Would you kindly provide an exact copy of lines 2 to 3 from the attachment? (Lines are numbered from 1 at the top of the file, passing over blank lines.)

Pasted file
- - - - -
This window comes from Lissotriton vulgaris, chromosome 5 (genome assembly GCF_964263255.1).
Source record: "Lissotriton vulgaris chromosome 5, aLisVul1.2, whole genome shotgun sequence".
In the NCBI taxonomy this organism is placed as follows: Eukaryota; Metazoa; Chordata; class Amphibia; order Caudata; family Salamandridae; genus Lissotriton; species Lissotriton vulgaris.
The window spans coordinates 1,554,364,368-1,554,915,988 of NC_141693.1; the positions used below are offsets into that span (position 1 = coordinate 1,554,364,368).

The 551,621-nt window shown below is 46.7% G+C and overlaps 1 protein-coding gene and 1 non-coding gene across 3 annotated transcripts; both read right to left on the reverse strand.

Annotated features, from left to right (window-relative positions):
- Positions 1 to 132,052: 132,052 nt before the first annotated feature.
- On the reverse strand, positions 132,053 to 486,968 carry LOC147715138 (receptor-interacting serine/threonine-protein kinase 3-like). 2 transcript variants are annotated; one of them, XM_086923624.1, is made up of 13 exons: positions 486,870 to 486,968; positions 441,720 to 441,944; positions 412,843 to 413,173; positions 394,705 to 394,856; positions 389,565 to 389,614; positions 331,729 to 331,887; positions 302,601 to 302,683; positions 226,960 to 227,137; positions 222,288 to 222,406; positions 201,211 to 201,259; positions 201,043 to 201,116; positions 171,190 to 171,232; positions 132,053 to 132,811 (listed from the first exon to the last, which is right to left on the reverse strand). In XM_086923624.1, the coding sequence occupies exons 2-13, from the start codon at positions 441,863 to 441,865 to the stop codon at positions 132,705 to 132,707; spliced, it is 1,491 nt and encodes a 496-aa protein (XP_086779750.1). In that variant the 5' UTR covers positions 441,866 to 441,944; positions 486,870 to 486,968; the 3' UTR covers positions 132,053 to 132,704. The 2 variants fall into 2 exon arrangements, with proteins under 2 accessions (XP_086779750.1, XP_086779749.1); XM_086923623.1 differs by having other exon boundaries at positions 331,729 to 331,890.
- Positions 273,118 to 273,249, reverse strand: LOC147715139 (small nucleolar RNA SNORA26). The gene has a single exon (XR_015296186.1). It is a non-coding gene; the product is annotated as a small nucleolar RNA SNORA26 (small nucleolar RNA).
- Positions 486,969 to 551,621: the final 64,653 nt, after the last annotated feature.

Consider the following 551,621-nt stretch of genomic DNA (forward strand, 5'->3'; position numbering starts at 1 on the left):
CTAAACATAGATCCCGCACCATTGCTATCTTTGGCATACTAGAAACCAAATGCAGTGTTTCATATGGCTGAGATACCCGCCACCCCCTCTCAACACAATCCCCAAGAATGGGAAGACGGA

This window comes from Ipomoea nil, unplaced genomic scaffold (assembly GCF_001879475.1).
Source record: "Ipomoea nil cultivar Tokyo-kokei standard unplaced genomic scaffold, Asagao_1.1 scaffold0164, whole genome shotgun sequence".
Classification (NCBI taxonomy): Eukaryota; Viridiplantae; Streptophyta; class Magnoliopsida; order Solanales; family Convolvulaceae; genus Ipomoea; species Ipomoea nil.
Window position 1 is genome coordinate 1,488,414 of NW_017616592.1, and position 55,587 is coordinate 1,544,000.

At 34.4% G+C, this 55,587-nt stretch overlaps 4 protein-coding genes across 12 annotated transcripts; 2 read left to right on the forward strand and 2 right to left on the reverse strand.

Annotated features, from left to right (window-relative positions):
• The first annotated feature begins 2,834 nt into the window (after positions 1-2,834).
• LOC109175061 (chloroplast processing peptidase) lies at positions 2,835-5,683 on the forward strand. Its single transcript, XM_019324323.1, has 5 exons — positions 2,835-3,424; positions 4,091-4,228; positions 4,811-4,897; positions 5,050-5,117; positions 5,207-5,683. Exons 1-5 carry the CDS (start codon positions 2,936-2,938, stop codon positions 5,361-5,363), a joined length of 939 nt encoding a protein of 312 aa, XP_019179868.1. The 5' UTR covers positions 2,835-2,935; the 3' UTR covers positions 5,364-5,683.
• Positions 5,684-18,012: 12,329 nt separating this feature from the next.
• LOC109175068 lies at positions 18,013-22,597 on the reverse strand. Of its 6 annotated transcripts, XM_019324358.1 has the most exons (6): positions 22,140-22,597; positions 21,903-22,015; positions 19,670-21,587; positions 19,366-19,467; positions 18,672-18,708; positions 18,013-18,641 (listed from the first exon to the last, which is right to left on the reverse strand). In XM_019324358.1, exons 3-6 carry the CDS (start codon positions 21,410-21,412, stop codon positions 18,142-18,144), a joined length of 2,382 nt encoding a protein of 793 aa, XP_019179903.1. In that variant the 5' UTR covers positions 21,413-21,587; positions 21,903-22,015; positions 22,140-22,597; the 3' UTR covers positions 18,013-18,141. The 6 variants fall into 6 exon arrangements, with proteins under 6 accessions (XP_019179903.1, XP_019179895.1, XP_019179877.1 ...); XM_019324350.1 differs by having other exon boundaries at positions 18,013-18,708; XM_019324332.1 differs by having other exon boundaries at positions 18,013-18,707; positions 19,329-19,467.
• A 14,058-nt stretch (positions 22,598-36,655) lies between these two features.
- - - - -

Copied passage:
Source record: "Lissotriton vulgaris chromosome 5, aLisVul1.2, whole genome shotgun sequence".
In the NCBI taxonomy this organism is placed as follows: Eukaryota; Metazoa; Chordata; class Amphibia; order Caudata; family Salamandridae; genus Lissotriton; species Lissotriton vulgaris.